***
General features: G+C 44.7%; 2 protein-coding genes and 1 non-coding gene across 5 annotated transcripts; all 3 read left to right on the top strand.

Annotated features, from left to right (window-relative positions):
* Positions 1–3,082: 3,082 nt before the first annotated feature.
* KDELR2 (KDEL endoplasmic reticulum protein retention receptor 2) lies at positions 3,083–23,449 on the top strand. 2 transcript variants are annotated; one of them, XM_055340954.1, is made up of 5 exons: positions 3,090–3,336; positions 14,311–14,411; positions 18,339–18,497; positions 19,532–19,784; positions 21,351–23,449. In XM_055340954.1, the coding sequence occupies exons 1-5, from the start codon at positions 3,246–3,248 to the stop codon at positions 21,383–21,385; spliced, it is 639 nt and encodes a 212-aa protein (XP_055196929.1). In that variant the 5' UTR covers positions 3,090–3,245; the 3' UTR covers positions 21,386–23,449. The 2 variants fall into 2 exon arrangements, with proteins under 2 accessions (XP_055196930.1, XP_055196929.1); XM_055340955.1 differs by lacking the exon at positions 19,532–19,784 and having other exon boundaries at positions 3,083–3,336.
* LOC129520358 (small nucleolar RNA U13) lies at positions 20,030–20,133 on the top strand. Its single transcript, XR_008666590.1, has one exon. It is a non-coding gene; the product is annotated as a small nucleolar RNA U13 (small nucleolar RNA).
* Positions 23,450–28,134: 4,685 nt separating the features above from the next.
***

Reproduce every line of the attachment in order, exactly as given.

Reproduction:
General features: G+C 44.7%; 2 protein-coding genes and 1 non-coding gene across 5 annotated transcripts; all 3 read left to right on the top strand.

Annotated features, from left to right (window-relative positions):
* Positions 1–3,082: 3,082 nt before the first annotated feature.
* KDELR2 (KDEL endoplasmic reticulum protein retention receptor 2) lies at positions 3,083–23,449 on the top strand. 2 transcript variants are annotated; one of them, XM_055340954.1, is made up of 5 exons: positions 3,090–3,336; positions 14,311–14,411; positions 18,339–18,497; positions 19,532–19,784; positions 21,351–23,449. In XM_055340954.1, the coding sequence occupies exons 1-5, from the start codon at positions 3,246–3,248 to the stop codon at positions 21,383–21,385; spliced, it is 639 nt and encodes a 212-aa protein (XP_055196929.1). In that variant the 5' UTR covers positions 3,090–3,245; the 3' UTR covers positions 21,386–23,449. The 2 variants fall into 2 exon arrangements, with proteins under 2 accessions (XP_055196930.1, XP_055196929.1); XM_055340955.1 differs by lacking the exon at positions 19,532–19,784 and having other exon boundaries at positions 3,083–3,336.
* LOC129520358 (small nucleolar RNA U13) lies at positions 20,030–20,133 on the top strand. Its single transcript, XR_008666590.1, has one exon. It is a non-coding gene; the product is annotated as a small nucleolar RNA U13 (small nucleolar RNA).
* Positions 23,450–28,134: 4,685 nt separating the features above from the next.